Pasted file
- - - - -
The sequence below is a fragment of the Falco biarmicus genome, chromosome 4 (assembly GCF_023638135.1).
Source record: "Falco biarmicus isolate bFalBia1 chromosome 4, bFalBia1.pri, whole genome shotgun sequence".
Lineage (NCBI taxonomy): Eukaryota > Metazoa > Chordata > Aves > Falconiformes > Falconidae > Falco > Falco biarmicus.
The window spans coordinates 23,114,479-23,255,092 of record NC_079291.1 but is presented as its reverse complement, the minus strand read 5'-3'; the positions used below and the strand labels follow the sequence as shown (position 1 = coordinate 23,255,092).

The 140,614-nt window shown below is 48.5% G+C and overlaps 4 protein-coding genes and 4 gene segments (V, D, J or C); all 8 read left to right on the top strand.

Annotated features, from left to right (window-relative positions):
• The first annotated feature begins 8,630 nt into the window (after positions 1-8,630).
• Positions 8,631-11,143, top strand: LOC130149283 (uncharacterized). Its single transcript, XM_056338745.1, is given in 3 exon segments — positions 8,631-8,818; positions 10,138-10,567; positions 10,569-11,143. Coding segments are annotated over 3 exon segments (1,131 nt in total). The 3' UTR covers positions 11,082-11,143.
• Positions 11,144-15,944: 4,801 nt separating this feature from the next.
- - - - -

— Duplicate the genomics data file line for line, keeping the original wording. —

The sequence below is a fragment of the Falco biarmicus genome, chromosome 4 (assembly GCF_023638135.1).
Source record: "Falco biarmicus isolate bFalBia1 chromosome 4, bFalBia1.pri, whole genome shotgun sequence".
Lineage (NCBI taxonomy): Eukaryota > Metazoa > Chordata > Aves > Falconiformes > Falconidae > Falco > Falco biarmicus.
The window spans coordinates 23,114,479-23,255,092 of record NC_079291.1 but is presented as its reverse complement, the minus strand read 5'-3'; the positions used below and the strand labels follow the sequence as shown (position 1 = coordinate 23,255,092).

The 140,614-nt window shown below is 48.5% G+C and overlaps 4 protein-coding genes and 4 gene segments (V, D, J or C); all 8 read left to right on the top strand.

Annotated features, from left to right (window-relative positions):
• The first annotated feature begins 8,630 nt into the window (after positions 1-8,630).
• Positions 8,631-11,143, top strand: LOC130149283 (uncharacterized). Its single transcript, XM_056338745.1, is given in 3 exon segments — positions 8,631-8,818; positions 10,138-10,567; positions 10,569-11,143. Coding segments are annotated over 3 exon segments (1,131 nt in total). The 3' UTR covers positions 11,082-11,143.
• Positions 11,144-15,944: 4,801 nt separating this feature from the next.